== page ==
Read more

    Cumulative Index to Penny-Wise, Vol. 1-20

    15/11/1984

    Highlight: lable for individual issues of 'Penny-Wise' 1 3 Birch, Robert II 52 Birch, Robert Bird, Doug XVIII 174 "Minutes of west coast EAC regional meeting" XX 152 Photo XVII! 257 "Report of west coast EAC regional meeting" XIX 87 "Report of West Coast EAC regional meeting" XIX 283 "Report of West Coast EAC regional meeting" XIX 343 "Report of West Coast EAC regional meeting" Bishop, Samuel XX 271 Connecticut mint 4

    Read more

    Cumulative Index to Penny-Wise, Vol. 1-20

    15/11/1984

    Highlight: Connecticut mint Goodridge, Carvin "New England EAC regional meeting” photo Gordon, C.F., Jr. biographical sketch letter to editor letter to editor letter to editor letter to editor letter to editor letter to editor personalia photo recommends "Swaps & Sales” report on central Alabama coin show report on Florida coin shows "Through a looking-glass" Goss, Franklin W. (Frank) “Mid- Atlantic EAC regional meeting" Photo XIV XIV XIV XIV XIV XVI XVII XX V XX XIX X X XVI XI XI XIX XV XV XVII VIII VIII VI VI IX IX XIX XX XX XVII XVIII XVIII XVIII XVII XVII XVIII XV VII XVI IX IX IX IX XVII XVIII XX XX XIX XIX XIX XVI XVII IX XVIII XVII XVII IX XVI VIII I I I I Gosting, Donald L., Jr., letter to editor Gosting, Donald, Jr., photo Goudge, James H. Letter to editor “Re: The recent controversy over

    Read more

    Penny-Wise, index to vol. 20

    15/11/1986

    Highlight: Connecticut mint 271 Cent, U,So , attribution aides Bland, Del, commended 305-06 36 -37, 276 "Corrections to the Van Cleave attribution, numbering schemes 122 sale catalogue" 105-06 of recent acquisitions 278

    Read more

    Penny-Wise, index to vol. 20

    15/11/1986

    Highlight: Connecticut mint 271 regional meeting, Lanham, MD. Goss, Frank, photo 152 February, 1986, report 81-82 Grading 81-82 April 19, 1986, announced 74 AN ACS 181-83 regional meeting. Long Beach discussion (humor) 119-21, 184 February 13, 1987, announced 317 procedure 67 June 6, 1986, report 234-35 standards (humor) 271-73 October 3, 1986 316-17 Great Chain 205-07 regional meeting, Michigan Grellman, J„ R. "Bob" November 29, 1985, report 36 "Educational Forum - EAC '86" 156-57 regional meeting, New York, "Late date cent data" Vol . II April 12, 1986, announced 75 (1849-57) announced. November 1, 1986, announced corrigenda 210 234, 314 "late date cent update" 276 regional meeting. New York-New "Late date large cent Jersey section, November 2, reference update" 176-77 1985, report 26-37 "New

    Read more

    Penny-Wise, index to vol. 20

    15/11/1986

    Highlight: Connecticut mint 271 Hudson River, barrier chain 205-07 Jefferson, Thomas promotes national mint 271 Jessen, Bob, "Tales of a digger - IV: The attack of the honey dippers, " (humor) 237-42 Johnson, B„ G. , letter to Thomas Elder (1941) 129-30 Jones, William T, , Jr. "The ANACS paper chase" 181-83 "Another interview with a numismatic investment advisor" (humor) 281-83 "A brief history of the Massachusetts silver coinage" Part IV, conclusion 7-10 "A half cent condition census for the intermediate collector: The Draped Bust half cents » Part I" 266-68 "An interview with a numismatic investment advisor" 119-21 personalia 9 photo 152 "Rarity ratings - approach with caution" 107-09 Kelly, Giff, "EAC meeting at Lancaster, Penna" 318 "My first (but not my last) EAC convention" 159-60 Klein, Mark E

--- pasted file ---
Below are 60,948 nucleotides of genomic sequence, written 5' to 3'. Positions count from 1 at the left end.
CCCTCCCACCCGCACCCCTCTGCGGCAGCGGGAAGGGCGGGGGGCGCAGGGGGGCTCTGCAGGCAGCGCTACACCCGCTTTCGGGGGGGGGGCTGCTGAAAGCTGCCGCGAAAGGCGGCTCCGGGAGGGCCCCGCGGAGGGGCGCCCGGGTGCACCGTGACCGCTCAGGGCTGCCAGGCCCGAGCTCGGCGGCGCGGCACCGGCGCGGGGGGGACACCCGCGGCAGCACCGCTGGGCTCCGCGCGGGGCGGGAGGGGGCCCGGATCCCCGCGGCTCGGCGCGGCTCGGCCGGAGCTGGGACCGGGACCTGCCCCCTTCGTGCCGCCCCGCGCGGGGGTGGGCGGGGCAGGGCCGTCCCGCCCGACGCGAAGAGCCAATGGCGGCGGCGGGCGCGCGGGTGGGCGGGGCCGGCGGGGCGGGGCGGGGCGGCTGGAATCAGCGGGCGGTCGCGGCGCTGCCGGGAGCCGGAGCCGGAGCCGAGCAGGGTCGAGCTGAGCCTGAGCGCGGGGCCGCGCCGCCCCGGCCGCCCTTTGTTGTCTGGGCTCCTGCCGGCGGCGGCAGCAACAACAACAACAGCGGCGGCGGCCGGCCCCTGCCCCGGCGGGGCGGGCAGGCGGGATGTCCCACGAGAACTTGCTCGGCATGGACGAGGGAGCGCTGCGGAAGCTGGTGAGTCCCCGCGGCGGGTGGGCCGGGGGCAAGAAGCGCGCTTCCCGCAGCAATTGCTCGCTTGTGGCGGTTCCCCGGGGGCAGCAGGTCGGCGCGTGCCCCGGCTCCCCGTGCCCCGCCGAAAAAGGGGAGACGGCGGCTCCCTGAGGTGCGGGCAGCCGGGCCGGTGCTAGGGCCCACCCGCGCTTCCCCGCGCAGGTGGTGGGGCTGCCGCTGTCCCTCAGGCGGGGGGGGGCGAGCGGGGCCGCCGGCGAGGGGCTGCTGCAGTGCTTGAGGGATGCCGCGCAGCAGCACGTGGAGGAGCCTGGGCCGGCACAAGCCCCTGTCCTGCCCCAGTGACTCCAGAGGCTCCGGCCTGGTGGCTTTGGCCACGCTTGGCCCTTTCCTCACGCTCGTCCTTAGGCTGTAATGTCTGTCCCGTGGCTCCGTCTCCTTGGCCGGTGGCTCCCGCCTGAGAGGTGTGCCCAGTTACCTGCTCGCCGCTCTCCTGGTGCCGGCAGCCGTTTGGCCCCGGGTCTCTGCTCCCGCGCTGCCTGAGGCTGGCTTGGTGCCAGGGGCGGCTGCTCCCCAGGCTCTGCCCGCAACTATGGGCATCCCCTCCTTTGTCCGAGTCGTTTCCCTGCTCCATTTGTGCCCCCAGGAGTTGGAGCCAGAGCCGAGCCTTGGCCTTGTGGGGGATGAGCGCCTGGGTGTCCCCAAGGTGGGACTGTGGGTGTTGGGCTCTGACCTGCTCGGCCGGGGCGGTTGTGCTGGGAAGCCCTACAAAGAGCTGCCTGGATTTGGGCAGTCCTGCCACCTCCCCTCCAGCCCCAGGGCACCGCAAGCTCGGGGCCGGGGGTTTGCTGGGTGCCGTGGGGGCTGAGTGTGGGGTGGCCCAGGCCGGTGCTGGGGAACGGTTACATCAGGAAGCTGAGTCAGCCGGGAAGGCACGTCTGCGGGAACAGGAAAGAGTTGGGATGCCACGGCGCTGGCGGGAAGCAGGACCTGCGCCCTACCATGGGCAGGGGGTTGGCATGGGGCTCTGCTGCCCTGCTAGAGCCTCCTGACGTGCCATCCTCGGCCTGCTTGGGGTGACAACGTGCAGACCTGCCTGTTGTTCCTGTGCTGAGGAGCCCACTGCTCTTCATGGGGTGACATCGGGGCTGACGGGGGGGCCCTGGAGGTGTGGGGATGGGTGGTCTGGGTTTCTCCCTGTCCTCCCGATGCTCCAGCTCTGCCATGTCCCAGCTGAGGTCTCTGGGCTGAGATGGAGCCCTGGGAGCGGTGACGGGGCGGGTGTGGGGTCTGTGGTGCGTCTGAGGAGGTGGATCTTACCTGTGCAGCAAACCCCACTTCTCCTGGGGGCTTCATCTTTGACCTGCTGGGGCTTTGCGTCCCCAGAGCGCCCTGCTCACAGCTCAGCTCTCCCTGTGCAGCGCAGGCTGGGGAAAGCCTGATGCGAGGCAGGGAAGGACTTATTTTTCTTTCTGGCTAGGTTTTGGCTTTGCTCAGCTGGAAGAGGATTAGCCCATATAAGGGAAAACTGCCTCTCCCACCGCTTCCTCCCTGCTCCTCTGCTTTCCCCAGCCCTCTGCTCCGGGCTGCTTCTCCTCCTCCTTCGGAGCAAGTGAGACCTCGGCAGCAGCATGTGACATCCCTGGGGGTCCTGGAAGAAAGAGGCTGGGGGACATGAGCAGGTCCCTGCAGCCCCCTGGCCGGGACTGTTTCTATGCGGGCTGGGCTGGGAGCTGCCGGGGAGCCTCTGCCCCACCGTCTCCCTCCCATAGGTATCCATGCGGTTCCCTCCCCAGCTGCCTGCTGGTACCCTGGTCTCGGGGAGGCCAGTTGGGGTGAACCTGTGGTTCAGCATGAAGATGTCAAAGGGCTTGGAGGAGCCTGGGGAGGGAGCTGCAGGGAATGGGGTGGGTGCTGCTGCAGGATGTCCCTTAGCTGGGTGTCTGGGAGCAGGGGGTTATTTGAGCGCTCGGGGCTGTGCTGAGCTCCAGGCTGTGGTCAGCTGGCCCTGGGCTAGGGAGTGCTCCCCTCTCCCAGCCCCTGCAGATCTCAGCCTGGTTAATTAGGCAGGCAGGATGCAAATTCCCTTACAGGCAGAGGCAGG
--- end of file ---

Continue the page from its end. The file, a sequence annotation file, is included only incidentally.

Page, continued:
Read more

    The Bankers Magazine [vol. 16]

    /1861

    Highlight: it is very probable that the coin above described was manufactured by him at the Connecticut mint, in New-Havcn. Abel Buel, who had bceu previously associated with Mr. Jarvis, assisted him in its manufacture; he cut the dies, and, indeed, it is said that he designed the same, which is not at all improbable, judg- ing from his conceded ingenuity. The coins were stru#k at first in New- Ilavcn, but for how long a time it is not known. Mr. Buel left the • country for Europe in 1788, having, previous to his departure, given to his sou permission to coiu coppers. William Buel fled* shortly after * William Buel fled from New-Haven under the following circumstances: Having had occasion to use some aquafortis, he procured a quantity in a jug, from a drug- gist, and was returning to his residence

    Read more

    George Fuld Correspondence, File 3, 1959

    /1959

    Highlight: and I would like to write a section on the newly discovered information con- cerning the operation of the Connecticut Mint. I realize that the cost of a publication is substantial and we should know more about it before any money is raised. We should also keep our sights on distributing more copies and cutting down the price per copy as it would bo a real accomplishment to get our money back so that we would have a fund to proceed with other publications. i’he donation by each of those whom you have contacted could b© made to this society but T believe this should wait until the costs are further ascertained. Once tJiis is published on a non-profit basis it would not be republished, commercially, in my opinion. Will the pictures com© out satisfactorily? and if you have a sample of the type

    Read more
      Page 1 of 3
      NNP is 100% non-profit and independent // Your feedback is essential and welcome. // Your feedback is essential and welcome.

      Contact Us

      • NNPCurator@wustl.edu

      • c/o Washington University Libraries
        One Brookings Drive
        Campus Box 1061
        St. Louis, MO 63130

      About Us

      The Newman Numismatic Portal is located at Washington University in St. Louis and funded by the Eric P. Newman Numismatic Education Society. The NNP is dedicated to becoming the primary and most comprehensive resource for numismatic research and reference material, initially concentrating on U.S. Coinage and Currency. Contact us with suggestions and corrections.

      Find out more

      Copyright 2017 © EPNNES & Washington University in St. Louis